The Liberty Gazette
April 22, 2014
Ely Air Lines
By Mike Ely and Linda Street-Ely
Mike: Mike “Mad Dog” Kelly is the kind of guy you can call “a pilot’s pilot.” His Stearman is painted as a Navy trainer – an N2S-3 – yellow and sporting the number 51, put on by a previous owner who was a Naval Aviator.
After retiring from Continental Airlines he initially kept busy volunteering at the 1940 Air Terminal Museum at Hobby Airport, and offering his skilled flight instructor services, but always on the hunt for adventure, Mad Dog went to Florida to tow banners behind a "Super Cub," above the glistening white sandy beaches teaming with sun worshipers and the Inter-Coastal Waterway’s heavy boat traffic between the busy Hollywood-Ft. Lauderdale and Miami International Airports. The banner towing gig was not much to his liking though because, as he explained to us, you’re flying as slowly as the airplane will go and still fly.
“I just wanted to try my hand at it,” he explains. “It really sharpens one's stick and rudder skills. But it wasn't so much tiring as it was boring, dragging a rag up and down the beaches at 500 feet.”
Linda: After a couple of months of that, it was time to get back to Texas. He’s been back awhile now and it’s as hard as ever to keep up with him. As a member of the Commemorative Air Force, Mad Dog flies a Douglas C-47 to air shows. The C-47, the military version of the DC-3, has two big Pratt & Whitney radial engines.
A main source of revenue for the CAF comes from selling rides on these historic airplanes. The funds collected keep them flying, preserving history – lest we forget. The pilots aren’t paid but rather pay for the privilege of flying these treasures through sponsorships. They also help with the maintenance duties.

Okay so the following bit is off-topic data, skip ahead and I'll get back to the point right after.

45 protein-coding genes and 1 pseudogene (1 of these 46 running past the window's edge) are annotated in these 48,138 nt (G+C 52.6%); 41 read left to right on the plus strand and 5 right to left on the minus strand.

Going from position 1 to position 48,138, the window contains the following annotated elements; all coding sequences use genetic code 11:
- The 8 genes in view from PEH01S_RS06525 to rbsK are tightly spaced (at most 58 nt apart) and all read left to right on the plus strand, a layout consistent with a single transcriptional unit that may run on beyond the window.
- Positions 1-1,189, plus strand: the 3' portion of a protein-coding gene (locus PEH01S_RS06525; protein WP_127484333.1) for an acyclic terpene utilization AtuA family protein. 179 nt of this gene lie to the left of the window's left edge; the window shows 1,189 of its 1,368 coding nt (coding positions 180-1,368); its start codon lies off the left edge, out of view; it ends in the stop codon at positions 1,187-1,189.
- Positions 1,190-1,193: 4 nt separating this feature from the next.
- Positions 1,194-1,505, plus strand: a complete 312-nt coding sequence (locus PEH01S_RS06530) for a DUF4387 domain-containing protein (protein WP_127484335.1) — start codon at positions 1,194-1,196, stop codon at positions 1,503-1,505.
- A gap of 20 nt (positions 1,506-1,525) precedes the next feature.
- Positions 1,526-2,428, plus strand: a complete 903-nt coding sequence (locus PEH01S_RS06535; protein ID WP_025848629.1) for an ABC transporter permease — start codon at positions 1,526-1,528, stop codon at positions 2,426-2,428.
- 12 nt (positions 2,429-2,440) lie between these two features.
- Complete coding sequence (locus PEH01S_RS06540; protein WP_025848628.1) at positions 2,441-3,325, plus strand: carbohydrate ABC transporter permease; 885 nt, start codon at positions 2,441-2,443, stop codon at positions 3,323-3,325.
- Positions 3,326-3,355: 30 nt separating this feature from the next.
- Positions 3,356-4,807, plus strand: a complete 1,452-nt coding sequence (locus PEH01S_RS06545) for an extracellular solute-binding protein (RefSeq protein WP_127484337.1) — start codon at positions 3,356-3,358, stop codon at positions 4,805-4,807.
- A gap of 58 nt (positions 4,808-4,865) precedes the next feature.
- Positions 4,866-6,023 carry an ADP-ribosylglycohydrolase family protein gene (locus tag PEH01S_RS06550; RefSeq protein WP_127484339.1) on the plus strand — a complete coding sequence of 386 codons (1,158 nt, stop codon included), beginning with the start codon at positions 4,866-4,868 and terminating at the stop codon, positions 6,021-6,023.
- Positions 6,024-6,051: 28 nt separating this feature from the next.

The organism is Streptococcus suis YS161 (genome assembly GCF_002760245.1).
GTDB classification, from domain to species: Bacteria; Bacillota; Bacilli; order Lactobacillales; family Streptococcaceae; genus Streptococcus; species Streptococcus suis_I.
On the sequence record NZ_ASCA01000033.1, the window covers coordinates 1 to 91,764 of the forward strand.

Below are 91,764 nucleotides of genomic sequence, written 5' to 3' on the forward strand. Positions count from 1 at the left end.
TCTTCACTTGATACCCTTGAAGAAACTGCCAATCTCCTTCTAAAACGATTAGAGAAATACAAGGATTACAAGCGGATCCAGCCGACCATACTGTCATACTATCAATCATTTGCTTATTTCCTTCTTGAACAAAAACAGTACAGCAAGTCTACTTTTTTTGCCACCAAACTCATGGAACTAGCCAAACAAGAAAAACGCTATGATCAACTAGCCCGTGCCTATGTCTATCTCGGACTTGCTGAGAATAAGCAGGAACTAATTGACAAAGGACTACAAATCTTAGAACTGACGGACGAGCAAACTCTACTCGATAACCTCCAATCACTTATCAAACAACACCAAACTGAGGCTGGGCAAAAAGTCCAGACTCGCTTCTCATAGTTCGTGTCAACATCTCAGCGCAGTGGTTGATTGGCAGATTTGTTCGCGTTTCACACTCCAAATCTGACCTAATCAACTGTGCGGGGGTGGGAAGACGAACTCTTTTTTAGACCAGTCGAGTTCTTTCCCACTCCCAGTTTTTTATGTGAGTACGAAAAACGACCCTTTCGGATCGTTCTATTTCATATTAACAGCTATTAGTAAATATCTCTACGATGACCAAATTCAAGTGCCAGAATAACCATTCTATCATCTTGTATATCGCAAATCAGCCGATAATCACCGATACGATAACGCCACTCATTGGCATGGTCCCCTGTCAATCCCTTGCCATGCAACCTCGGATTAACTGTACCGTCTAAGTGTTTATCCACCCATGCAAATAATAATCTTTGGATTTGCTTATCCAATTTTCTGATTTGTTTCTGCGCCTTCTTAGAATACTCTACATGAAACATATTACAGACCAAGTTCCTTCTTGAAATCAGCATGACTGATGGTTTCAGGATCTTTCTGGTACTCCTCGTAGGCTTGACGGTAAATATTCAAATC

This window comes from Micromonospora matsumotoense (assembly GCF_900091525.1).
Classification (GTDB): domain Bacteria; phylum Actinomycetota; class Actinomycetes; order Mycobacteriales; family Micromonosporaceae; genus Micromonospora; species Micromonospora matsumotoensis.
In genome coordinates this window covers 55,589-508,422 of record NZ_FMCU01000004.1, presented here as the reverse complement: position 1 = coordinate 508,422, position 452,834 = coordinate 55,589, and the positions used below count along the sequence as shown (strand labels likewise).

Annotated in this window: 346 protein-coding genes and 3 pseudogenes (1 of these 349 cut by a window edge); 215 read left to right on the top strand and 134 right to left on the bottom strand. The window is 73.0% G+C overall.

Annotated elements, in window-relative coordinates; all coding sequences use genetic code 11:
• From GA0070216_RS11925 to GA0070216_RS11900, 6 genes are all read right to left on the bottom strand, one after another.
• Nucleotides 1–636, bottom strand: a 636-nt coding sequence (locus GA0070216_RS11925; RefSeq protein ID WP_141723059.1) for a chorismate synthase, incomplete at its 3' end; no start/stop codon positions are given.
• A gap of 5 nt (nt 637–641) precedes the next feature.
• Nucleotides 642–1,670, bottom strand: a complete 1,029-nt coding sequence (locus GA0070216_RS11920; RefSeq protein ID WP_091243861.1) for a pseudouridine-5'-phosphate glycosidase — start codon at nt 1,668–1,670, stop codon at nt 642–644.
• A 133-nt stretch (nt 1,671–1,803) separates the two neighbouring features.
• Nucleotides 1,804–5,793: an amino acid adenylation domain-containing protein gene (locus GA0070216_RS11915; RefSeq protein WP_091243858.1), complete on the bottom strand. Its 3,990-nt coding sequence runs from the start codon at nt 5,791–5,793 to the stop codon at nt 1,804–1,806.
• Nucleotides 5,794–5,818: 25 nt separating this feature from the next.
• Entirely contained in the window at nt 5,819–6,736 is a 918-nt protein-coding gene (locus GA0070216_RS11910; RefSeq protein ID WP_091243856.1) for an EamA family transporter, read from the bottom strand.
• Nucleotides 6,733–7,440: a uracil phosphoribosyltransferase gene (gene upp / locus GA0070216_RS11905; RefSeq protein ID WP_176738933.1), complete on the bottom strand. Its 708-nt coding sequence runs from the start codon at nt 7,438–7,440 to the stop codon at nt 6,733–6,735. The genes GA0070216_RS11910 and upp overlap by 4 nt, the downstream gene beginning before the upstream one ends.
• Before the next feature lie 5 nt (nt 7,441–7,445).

We enjoyed one of Mad Dog’s recent stories about his weekend in Burnet, Texas, and thought we should share it with you. Here’s Mad Dog…
Captain Kelly: Swell weekend in Burnet with the Highland Lakes Squadron. Flew the squadron's C-47, the "Bluebonnet Belle," down the town's main street a thousand feet up for the opening ceremonies of the city's Bluebonnet Festival Friday evening. Then made a second flight that evening with a flyover of the high school baseball stadium honoring our wounded Veterans. The Belle thundered over the stadium just as they finished the “Star Spangled Banner.”
Saturday afternoon, “Mission Day,” we barnstormed revenue rides with the old girl. The Pratts responded beautifully with their song of power as we worked the big Douglas around the buoyant air, setting her up on a long final, and forcing her to follow the center line in the gusting crosswinds. My legs are still sore from the rudder workout!
That afternoon, a North American P-51, in Royal Air Force colors, came in, topped off the fuel tanks, and headed back out. The pilot was ferrying the fighter to Detroit.
I asked, “How do you get a job like that?”
“Ain’t easy,” he replied.
Saturday evening, I settled into the cockpit of my little Cessna 150 for the hour and forty minute flight back to San Angelo under a high overcast, just topping the high haze of west central Texas. The l’il darlin’ just wouldn’t climb any more.
Linda: If you’re going to the air show in Burnet this Saturday look for Mike “Mad Dog” Kelly. He’ll be with the C-47.